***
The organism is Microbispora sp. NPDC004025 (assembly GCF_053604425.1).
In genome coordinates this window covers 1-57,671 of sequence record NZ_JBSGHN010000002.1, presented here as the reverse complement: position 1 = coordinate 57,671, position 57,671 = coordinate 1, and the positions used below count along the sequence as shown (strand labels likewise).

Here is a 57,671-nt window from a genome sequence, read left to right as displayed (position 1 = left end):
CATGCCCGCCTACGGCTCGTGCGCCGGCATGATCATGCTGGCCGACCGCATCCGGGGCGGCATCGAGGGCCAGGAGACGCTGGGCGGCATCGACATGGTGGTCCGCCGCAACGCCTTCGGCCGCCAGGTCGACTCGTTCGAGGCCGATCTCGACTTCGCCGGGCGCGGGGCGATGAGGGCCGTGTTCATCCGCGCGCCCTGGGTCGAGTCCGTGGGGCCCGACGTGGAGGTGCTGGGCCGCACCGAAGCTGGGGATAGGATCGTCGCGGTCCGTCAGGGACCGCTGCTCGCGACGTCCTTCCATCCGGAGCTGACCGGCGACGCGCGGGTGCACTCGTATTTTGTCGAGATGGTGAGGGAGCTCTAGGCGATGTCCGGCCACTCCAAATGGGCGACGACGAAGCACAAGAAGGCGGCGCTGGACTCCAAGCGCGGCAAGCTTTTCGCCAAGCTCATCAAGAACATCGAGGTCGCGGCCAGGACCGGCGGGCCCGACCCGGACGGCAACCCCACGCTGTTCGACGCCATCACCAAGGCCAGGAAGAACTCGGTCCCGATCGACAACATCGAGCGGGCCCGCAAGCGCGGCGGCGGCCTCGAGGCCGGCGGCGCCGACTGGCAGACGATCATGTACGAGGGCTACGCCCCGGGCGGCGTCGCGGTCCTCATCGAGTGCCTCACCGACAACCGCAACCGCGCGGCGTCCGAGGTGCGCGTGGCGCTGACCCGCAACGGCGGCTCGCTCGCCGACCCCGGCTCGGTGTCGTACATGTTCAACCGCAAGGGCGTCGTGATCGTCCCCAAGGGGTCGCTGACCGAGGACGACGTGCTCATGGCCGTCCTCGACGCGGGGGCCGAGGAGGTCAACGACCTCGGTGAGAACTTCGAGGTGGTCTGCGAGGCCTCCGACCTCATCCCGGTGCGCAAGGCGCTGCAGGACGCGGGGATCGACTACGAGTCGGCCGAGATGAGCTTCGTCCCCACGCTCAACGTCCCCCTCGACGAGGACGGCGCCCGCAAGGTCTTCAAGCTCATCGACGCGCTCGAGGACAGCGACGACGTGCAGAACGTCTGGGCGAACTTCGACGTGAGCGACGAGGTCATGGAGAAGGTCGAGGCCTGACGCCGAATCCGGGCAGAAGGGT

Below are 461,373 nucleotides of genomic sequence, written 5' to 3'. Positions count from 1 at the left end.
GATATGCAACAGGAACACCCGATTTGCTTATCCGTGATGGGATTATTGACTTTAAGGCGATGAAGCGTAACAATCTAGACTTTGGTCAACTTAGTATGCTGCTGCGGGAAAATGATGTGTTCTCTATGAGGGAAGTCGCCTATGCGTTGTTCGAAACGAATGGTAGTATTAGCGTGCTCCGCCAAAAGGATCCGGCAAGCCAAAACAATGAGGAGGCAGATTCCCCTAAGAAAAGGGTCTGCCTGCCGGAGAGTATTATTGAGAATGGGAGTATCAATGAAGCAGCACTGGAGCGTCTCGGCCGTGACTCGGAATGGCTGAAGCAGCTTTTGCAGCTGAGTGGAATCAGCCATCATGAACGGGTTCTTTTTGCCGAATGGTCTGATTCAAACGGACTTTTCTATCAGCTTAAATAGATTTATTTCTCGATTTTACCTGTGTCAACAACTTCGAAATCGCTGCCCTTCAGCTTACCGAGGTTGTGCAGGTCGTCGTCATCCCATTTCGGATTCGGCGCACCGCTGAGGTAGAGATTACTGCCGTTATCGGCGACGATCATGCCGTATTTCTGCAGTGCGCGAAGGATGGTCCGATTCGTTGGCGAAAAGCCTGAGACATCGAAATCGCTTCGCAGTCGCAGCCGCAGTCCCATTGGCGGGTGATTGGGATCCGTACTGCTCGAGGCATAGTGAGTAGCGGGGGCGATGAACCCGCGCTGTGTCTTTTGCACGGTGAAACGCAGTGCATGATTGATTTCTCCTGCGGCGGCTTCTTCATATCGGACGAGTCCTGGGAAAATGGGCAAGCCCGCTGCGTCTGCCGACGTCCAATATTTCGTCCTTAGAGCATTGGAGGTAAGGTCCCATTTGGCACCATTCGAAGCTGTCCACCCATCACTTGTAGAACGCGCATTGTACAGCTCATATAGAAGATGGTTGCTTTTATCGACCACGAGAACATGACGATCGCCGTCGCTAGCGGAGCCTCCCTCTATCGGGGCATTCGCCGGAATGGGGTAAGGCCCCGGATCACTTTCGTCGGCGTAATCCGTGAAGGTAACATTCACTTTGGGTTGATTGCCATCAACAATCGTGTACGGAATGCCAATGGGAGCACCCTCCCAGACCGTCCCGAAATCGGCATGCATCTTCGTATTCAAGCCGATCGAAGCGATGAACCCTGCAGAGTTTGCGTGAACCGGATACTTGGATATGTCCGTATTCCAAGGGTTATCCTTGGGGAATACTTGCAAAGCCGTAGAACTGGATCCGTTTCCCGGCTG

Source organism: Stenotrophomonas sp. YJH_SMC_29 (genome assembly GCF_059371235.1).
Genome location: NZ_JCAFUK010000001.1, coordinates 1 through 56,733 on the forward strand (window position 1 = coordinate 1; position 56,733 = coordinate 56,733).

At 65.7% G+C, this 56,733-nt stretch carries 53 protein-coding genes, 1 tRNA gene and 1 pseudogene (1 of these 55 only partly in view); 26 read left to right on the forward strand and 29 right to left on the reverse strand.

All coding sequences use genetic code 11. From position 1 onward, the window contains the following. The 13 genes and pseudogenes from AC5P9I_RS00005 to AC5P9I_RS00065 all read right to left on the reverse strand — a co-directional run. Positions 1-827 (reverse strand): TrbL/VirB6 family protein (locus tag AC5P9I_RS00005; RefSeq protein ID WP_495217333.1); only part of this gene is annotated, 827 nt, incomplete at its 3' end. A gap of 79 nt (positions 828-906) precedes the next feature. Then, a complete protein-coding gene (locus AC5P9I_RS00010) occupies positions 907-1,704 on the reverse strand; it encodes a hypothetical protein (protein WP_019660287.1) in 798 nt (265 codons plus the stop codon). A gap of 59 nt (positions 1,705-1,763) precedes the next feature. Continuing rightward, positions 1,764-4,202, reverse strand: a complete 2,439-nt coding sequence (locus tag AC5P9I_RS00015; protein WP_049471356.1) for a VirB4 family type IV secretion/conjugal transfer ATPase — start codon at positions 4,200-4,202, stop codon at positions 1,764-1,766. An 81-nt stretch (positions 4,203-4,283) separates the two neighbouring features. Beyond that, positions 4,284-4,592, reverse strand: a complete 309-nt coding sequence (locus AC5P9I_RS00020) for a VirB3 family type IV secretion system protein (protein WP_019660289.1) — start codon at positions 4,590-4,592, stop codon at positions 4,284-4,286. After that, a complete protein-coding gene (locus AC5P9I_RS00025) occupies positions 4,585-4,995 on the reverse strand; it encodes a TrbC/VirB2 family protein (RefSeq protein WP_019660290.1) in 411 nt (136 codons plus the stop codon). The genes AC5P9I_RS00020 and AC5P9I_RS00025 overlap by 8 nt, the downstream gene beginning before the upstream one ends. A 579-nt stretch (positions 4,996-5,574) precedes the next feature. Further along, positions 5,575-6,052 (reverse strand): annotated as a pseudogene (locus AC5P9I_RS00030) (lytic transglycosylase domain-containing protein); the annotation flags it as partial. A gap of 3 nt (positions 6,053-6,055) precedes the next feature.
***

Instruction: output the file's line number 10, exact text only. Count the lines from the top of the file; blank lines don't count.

All coding sequences use genetic code 11. From position 1 onward, the window contains the following. The 13 genes and pseudogenes from AC5P9I_RS00005 to AC5P9I_RS00065 all read right to left on the reverse strand — a co-directional run. Positions 1-827 (reverse strand): TrbL/VirB6 family protein (locus tag AC5P9I_RS00005; RefSeq protein ID WP_495217333.1); only part of this gene is annotated, 827 nt, incomplete at its 3' end. A gap of 79 nt (positions 828-906) precedes the next feature. Then, a complete protein-coding gene (locus AC5P9I_RS00010) occupies positions 907-1,704 on the reverse strand; it encodes a hypothetical protein (protein WP_019660287.1) in 798 nt (265 codons plus the stop codon). A gap of 59 nt (positions 1,705-1,763) precedes the next feature. Continuing rightward, positions 1,764-4,202, reverse strand: a complete 2,439-nt coding sequence (locus tag AC5P9I_RS00015; protein WP_049471356.1) for a VirB4 family type IV secretion/conjugal transfer ATPase — start codon at positions 4,200-4,202, stop codon at positions 1,764-1,766. An 81-nt stretch (positions 4,203-4,283) separates the two neighbouring features. Beyond that, positions 4,284-4,592, reverse strand: a complete 309-nt coding sequence (locus AC5P9I_RS00020) for a VirB3 family type IV secretion system protein (protein WP_019660289.1) — start codon at positions 4,590-4,592, stop codon at positions 4,284-4,286. After that, a complete protein-coding gene (locus AC5P9I_RS00025) occupies positions 4,585-4,995 on the reverse strand; it encodes a TrbC/VirB2 family protein (RefSeq protein WP_019660290.1) in 411 nt (136 codons plus the stop codon). The genes AC5P9I_RS00020 and AC5P9I_RS00025 overlap by 8 nt, the downstream gene beginning before the upstream one ends. A 579-nt stretch (positions 4,996-5,574) precedes the next feature. Further along, positions 5,575-6,052 (reverse strand): annotated as a pseudogene (locus AC5P9I_RS00030) (lytic transglycosylase domain-containing protein); the annotation flags it as partial. A gap of 3 nt (positions 6,053-6,055) precedes the next feature.